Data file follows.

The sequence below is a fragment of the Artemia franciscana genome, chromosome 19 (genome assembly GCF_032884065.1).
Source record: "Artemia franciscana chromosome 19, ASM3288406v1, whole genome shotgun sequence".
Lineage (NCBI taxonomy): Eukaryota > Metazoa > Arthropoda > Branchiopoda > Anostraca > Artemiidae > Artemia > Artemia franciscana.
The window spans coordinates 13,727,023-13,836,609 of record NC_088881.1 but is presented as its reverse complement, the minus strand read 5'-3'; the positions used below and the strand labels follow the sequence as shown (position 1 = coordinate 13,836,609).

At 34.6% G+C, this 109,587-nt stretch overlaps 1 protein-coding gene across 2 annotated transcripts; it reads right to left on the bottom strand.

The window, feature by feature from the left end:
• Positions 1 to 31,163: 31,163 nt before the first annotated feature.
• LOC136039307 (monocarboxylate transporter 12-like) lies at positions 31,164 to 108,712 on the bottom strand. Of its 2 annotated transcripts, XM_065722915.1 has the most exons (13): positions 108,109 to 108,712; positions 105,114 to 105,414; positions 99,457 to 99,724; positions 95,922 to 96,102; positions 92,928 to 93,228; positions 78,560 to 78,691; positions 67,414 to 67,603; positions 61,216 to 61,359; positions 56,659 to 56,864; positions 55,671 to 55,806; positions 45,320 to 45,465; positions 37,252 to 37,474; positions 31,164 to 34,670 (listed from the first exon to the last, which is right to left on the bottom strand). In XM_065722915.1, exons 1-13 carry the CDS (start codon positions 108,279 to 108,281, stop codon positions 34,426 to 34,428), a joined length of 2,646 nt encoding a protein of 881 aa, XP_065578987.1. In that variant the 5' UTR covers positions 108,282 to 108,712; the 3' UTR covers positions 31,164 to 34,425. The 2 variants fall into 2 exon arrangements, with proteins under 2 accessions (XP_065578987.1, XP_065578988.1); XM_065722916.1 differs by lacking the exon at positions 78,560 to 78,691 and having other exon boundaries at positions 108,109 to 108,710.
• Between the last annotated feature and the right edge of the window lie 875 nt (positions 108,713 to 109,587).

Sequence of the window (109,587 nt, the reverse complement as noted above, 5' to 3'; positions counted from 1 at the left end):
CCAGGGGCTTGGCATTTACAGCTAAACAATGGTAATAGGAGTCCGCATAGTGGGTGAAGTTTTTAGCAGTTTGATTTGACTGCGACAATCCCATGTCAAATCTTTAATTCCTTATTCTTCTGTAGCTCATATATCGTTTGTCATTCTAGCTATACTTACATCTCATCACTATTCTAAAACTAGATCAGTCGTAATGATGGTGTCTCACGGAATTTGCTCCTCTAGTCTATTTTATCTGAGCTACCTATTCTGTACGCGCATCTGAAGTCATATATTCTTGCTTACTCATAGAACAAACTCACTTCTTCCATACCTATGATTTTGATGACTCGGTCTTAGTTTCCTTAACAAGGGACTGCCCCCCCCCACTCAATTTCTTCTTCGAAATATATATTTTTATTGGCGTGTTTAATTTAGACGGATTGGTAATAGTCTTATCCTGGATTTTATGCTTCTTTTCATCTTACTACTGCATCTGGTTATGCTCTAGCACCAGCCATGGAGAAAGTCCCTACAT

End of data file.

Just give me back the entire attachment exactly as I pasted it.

The sequence below is a fragment of the Artemia franciscana genome, chromosome 19 (genome assembly GCF_032884065.1).
Source record: "Artemia franciscana chromosome 19, ASM3288406v1, whole genome shotgun sequence".
Lineage (NCBI taxonomy): Eukaryota > Metazoa > Arthropoda > Branchiopoda > Anostraca > Artemiidae > Artemia > Artemia franciscana.
The window spans coordinates 13,727,023-13,836,609 of record NC_088881.1 but is presented as its reverse complement, the minus strand read 5'-3'; the positions used below and the strand labels follow the sequence as shown (position 1 = coordinate 13,836,609).

At 34.6% G+C, this 109,587-nt stretch overlaps 1 protein-coding gene across 2 annotated transcripts; it reads right to left on the bottom strand.

The window, feature by feature from the left end:
• Positions 1 to 31,163: 31,163 nt before the first annotated feature.
• LOC136039307 (monocarboxylate transporter 12-like) lies at positions 31,164 to 108,712 on the bottom strand. Of its 2 annotated transcripts, XM_065722915.1 has the most exons (13): positions 108,109 to 108,712; positions 105,114 to 105,414; positions 99,457 to 99,724; positions 95,922 to 96,102; positions 92,928 to 93,228; positions 78,560 to 78,691; positions 67,414 to 67,603; positions 61,216 to 61,359; positions 56,659 to 56,864; positions 55,671 to 55,806; positions 45,320 to 45,465; positions 37,252 to 37,474; positions 31,164 to 34,670 (listed from the first exon to the last, which is right to left on the bottom strand). In XM_065722915.1, exons 1-13 carry the CDS (start codon positions 108,279 to 108,281, stop codon positions 34,426 to 34,428), a joined length of 2,646 nt encoding a protein of 881 aa, XP_065578987.1. In that variant the 5' UTR covers positions 108,282 to 108,712; the 3' UTR covers positions 31,164 to 34,425. The 2 variants fall into 2 exon arrangements, with proteins under 2 accessions (XP_065578987.1, XP_065578988.1); XM_065722916.1 differs by lacking the exon at positions 78,560 to 78,691 and having other exon boundaries at positions 108,109 to 108,710.
• Between the last annotated feature and the right edge of the window lie 875 nt (positions 108,713 to 109,587).

Sequence of the window (109,587 nt, the reverse complement as noted above, 5' to 3'; positions counted from 1 at the left end):
CCAGGGGCTTGGCATTTACAGCTAAACAATGGTAATAGGAGTCCGCATAGTGGGTGAAGTTTTTAGCAGTTTGATTTGACTGCGACAATCCCATGTCAAATCTTTAATTCCTTATTCTTCTGTAGCTCATATATCGTTTGTCATTCTAGCTATACTTACATCTCATCACTATTCTAAAACTAGATCAGTCGTAATGATGGTGTCTCACGGAATTTGCTCCTCTAGTCTATTTTATCTGAGCTACCTATTCTGTACGCGCATCTGAAGTCATATATTCTTGCTTACTCATAGAACAAACTCACTTCTTCCATACCTATGATTTTGATGACTCGGTCTTAGTTTCCTTAACAAGGGACTGCCCCCCCCCACTCAATTTCTTCTTCGAAATATATATTTTTATTGGCGTGTTTAATTTAGACGGATTGGTAATAGTCTTATCCTGGATTTTATGCTTCTTTTCATCTTACTACTGCATCTGGTTATGCTCTAGCACCAGCCATGGAGAAAGTCCCTACAT